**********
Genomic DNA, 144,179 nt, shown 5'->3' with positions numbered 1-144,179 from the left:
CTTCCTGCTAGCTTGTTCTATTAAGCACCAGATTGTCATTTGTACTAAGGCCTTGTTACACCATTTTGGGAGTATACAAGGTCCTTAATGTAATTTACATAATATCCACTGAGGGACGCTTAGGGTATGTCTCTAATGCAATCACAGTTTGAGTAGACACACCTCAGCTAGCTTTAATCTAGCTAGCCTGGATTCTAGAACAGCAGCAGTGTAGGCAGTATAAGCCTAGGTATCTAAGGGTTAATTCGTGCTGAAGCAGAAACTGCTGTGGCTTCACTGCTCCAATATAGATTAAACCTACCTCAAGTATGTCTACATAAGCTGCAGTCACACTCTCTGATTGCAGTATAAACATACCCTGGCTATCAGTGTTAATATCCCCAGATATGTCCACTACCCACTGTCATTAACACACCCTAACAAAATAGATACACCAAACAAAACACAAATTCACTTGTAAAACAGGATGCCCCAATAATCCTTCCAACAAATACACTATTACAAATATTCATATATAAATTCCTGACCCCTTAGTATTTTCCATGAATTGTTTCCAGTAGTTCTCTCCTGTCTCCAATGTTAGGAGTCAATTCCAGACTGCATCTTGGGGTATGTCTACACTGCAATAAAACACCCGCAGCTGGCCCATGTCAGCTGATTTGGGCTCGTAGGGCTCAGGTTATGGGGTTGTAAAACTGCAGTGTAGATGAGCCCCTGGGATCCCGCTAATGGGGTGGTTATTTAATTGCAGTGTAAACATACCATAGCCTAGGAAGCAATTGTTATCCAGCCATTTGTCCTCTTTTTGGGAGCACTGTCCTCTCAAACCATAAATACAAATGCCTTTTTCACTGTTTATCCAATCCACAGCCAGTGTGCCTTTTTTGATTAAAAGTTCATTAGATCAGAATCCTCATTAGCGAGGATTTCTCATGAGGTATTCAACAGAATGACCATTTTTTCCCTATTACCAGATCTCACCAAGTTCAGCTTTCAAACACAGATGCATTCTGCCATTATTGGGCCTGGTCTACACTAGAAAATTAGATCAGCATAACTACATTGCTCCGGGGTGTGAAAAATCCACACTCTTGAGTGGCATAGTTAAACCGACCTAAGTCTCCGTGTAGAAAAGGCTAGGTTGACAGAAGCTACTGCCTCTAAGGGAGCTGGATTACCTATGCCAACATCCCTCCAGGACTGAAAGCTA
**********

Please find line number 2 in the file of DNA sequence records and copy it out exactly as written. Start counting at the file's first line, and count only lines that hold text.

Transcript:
CTTCCTGCTAGCTTGTTCTATTAAGCACCAGATTGTCATTTGTACTAAGGCCTTGTTACACCATTTTGGGAGTATACAAGGTCCTTAATGTAATTTACATAATATCCACTGAGGGACGCTTAGGGTATGTCTCTAATGCAATCACAGTTTGAGTAGACACACCTCAGCTAGCTTTAATCTAGCTAGCCTGGATTCTAGAACAGCAGCAGTGTAGGCAGTATAAGCCTAGGTATCTAAGGGTTAATTCGTGCTGAAGCAGAAACTGCTGTGGCTTCACTGCTCCAATATAGATTAAACCTACCTCAAGTATGTCTACATAAGCTGCAGTCACACTCTCTGATTGCAGTATAAACATACCCTGGCTATCAGTGTTAATATCCCCAGATATGTCCACTACCCACTGTCATTAACACACCCTAACAAAATAGATACACCAAACAAAACACAAATTCACTTGTAAAACAGGATGCCCCAATAATCCTTCCAACAAATACACTATTACAAATATTCATATATAAATTCCTGACCCCTTAGTATTTTCCATGAATTGTTTCCAGTAGTTCTCTCCTGTCTCCAATGTTAGGAGTCAATTCCAGACTGCATCTTGGGGTATGTCTACACTGCAATAAAACACCCGCAGCTGGCCCATGTCAGCTGATTTGGGCTCGTAGGGCTCAGGTTATGGGGTTGTAAAACTGCAGTGTAGATGAGCCCCTGGGATCCCGCTAATGGGGTGGTTATTTAATTGCAGTGTAAACATACCATAGCCTAGGAAGCAATTGTTATCCAGCCATTTGTCCTCTTTTTGGGAGCACTGTCCTCTCAAACCATAAATACAAATGCCTTTTTCACTGTTTATCCAATCCACAGCCAGTGTGCCTTTTTTGATTAAAAGTTCATTAGATCAGAATCCTCATTAGCGAGGATTTCTCATGAGGTATTCAACAGAATGACCATTTTTTCCCTATTACCAGATCTCACCAAGTTCAGCTTTCAAACACAGATGCATTCTGCCATTATTGGGCCTGGTCTACACTAGAAAATTAGATCAGCATAACTACATTGCTCCGGGGTGTGAAAAATCCACACTCTTGAGTGGCATAGTTAAACCGACCTAAGTCTCCGTGTAGAAAAGGCTAGGTTGACAGAAGCTACTGCCTCTAAGGGAGCTGGATTACCTATGCCAACATCCCTCCAGGACTGAAAGCTA